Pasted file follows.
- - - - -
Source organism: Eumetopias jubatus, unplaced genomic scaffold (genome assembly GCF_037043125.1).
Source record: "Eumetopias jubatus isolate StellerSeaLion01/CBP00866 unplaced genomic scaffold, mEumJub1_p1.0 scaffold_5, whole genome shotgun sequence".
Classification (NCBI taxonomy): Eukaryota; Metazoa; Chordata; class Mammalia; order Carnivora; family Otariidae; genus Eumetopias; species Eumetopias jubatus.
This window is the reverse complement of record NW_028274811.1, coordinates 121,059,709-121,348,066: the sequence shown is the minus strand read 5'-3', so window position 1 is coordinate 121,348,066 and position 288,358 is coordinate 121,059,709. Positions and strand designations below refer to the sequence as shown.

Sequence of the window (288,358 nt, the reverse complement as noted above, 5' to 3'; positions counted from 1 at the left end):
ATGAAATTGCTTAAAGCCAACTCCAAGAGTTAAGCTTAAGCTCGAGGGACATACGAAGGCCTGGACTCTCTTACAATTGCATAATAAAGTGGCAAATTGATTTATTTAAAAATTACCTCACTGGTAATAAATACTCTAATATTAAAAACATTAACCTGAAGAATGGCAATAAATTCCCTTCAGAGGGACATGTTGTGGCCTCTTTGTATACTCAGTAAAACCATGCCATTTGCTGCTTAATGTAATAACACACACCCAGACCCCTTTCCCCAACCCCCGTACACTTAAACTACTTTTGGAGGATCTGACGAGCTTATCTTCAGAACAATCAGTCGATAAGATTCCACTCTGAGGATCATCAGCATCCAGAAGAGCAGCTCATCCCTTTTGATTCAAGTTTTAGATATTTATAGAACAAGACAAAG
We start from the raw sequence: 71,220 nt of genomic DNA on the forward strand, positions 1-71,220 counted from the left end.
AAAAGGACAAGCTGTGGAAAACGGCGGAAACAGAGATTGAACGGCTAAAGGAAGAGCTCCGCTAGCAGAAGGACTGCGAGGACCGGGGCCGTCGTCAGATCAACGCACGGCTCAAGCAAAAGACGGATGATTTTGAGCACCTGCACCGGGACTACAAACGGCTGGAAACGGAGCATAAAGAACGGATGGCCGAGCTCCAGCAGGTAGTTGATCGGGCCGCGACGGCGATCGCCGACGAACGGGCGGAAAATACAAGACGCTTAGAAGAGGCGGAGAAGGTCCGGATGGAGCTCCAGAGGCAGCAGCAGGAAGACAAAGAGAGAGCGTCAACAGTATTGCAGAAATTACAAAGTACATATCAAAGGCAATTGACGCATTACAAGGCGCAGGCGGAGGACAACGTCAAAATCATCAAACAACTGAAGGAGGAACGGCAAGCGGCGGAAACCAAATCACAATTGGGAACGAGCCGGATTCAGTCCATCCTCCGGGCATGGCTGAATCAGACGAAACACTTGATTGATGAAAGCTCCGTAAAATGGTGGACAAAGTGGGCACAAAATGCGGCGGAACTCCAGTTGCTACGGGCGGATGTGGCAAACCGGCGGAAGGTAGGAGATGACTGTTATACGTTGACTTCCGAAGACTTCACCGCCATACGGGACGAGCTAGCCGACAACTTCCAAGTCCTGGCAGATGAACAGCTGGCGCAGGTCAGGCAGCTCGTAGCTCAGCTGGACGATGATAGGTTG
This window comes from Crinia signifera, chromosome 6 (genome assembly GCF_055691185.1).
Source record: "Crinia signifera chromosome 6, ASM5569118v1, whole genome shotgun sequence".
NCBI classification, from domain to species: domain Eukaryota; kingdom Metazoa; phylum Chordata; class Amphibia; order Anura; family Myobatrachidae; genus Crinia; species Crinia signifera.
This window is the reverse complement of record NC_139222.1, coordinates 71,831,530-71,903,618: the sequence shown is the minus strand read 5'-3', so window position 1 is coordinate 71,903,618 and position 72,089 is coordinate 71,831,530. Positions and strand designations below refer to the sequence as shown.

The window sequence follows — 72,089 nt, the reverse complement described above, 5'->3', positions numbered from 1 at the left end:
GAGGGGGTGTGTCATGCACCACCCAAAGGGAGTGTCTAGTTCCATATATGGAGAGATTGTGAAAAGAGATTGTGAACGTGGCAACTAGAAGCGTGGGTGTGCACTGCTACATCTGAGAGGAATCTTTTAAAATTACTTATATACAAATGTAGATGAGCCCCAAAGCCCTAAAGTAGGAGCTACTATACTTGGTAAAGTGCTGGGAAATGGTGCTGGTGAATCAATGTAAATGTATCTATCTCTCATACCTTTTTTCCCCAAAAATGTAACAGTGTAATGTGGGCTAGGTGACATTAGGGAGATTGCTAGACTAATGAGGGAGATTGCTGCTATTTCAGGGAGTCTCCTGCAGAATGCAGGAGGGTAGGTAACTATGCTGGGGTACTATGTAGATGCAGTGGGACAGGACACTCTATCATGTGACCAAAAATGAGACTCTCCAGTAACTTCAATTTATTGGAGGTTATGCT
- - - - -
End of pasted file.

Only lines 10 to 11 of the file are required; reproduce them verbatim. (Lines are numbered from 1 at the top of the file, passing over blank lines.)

Source record: "Crinia signifera chromosome 6, ASM5569118v1, whole genome shotgun sequence".
NCBI classification, from domain to species: domain Eukaryota; kingdom Metazoa; phylum Chordata; class Amphibia; order Anura; family Myobatrachidae; genus Crinia; species Crinia signifera.